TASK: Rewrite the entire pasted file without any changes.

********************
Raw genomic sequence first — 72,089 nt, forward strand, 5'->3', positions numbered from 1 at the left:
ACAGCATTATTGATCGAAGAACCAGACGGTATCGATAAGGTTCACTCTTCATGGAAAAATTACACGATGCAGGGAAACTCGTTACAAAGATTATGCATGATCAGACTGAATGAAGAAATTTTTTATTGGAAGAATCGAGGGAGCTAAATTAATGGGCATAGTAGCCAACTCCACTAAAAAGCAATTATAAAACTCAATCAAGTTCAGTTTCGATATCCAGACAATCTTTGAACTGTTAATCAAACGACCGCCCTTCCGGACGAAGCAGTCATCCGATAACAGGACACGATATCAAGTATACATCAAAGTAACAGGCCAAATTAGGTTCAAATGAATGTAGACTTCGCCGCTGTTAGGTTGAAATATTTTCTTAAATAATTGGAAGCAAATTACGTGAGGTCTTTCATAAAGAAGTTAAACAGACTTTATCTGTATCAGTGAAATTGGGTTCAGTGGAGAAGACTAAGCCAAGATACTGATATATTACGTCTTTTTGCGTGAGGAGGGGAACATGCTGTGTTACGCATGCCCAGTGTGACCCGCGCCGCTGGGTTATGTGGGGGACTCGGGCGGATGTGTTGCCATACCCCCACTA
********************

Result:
Raw genomic sequence first — 72,089 nt, forward strand, 5'->3', positions numbered from 1 at the left:
ACAGCATTATTGATCGAAGAACCAGACGGTATCGATAAGGTTCACTCTTCATGGAAAAATTACACGATGCAGGGAAACTCGTTACAAAGATTATGCATGATCAGACTGAATGAAGAAATTTTTTATTGGAAGAATCGAGGGAGCTAAATTAATGGGCATAGTAGCCAACTCCACTAAAAAGCAATTATAAAACTCAATCAAGTTCAGTTTCGATATCCAGACAATCTTTGAACTGTTAATCAAACGACCGCCCTTCCGGACGAAGCAGTCATCCGATAACAGGACACGATATCAAGTATACATCAAAGTAACAGGCCAAATTAGGTTCAAATGAATGTAGACTTCGCCGCTGTTAGGTTGAAATATTTTCTTAAATAATTGGAAGCAAATTACGTGAGGTCTTTCATAAAGAAGTTAAACAGACTTTATCTGTATCAGTGAAATTGGGTTCAGTGGAGAAGACTAAGCCAAGATACTGATATATTACGTCTTTTTGCGTGAGGAGGGGAACATGCTGTGTTACGCATGCCCAGTGTGACCCGCGCCGCTGGGTTATGTGGGGGACTCGGGCGGATGTGTTGCCATACCCCCACTA